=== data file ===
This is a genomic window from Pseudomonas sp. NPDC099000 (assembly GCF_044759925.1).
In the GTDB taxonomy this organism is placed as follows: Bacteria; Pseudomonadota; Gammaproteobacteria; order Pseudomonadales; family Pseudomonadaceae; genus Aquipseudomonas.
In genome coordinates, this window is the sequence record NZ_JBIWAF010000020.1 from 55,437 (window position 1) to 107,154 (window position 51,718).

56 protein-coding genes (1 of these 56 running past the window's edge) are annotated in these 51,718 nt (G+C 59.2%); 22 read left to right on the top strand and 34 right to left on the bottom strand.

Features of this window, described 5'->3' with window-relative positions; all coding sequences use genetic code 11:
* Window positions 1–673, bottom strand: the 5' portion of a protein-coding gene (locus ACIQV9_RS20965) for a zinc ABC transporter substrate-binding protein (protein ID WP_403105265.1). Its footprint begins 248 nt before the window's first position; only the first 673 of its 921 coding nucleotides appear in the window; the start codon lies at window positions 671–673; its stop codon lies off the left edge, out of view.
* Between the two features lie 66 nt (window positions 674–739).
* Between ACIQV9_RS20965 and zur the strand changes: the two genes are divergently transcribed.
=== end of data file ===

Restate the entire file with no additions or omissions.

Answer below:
This is a genomic window from Pseudomonas sp. NPDC099000 (assembly GCF_044759925.1).
In the GTDB taxonomy this organism is placed as follows: Bacteria; Pseudomonadota; Gammaproteobacteria; order Pseudomonadales; family Pseudomonadaceae; genus Aquipseudomonas.
In genome coordinates, this window is the sequence record NZ_JBIWAF010000020.1 from 55,437 (window position 1) to 107,154 (window position 51,718).

56 protein-coding genes (1 of these 56 running past the window's edge) are annotated in these 51,718 nt (G+C 59.2%); 22 read left to right on the top strand and 34 right to left on the bottom strand.

Features of this window, described 5'->3' with window-relative positions; all coding sequences use genetic code 11:
* Window positions 1–673, bottom strand: the 5' portion of a protein-coding gene (locus ACIQV9_RS20965) for a zinc ABC transporter substrate-binding protein (protein ID WP_403105265.1). Its footprint begins 248 nt before the window's first position; only the first 673 of its 921 coding nucleotides appear in the window; the start codon lies at window positions 671–673; its stop codon lies off the left edge, out of view.
* Between the two features lie 66 nt (window positions 674–739).
* Between ACIQV9_RS20965 and zur the strand changes: the two genes are divergently transcribed.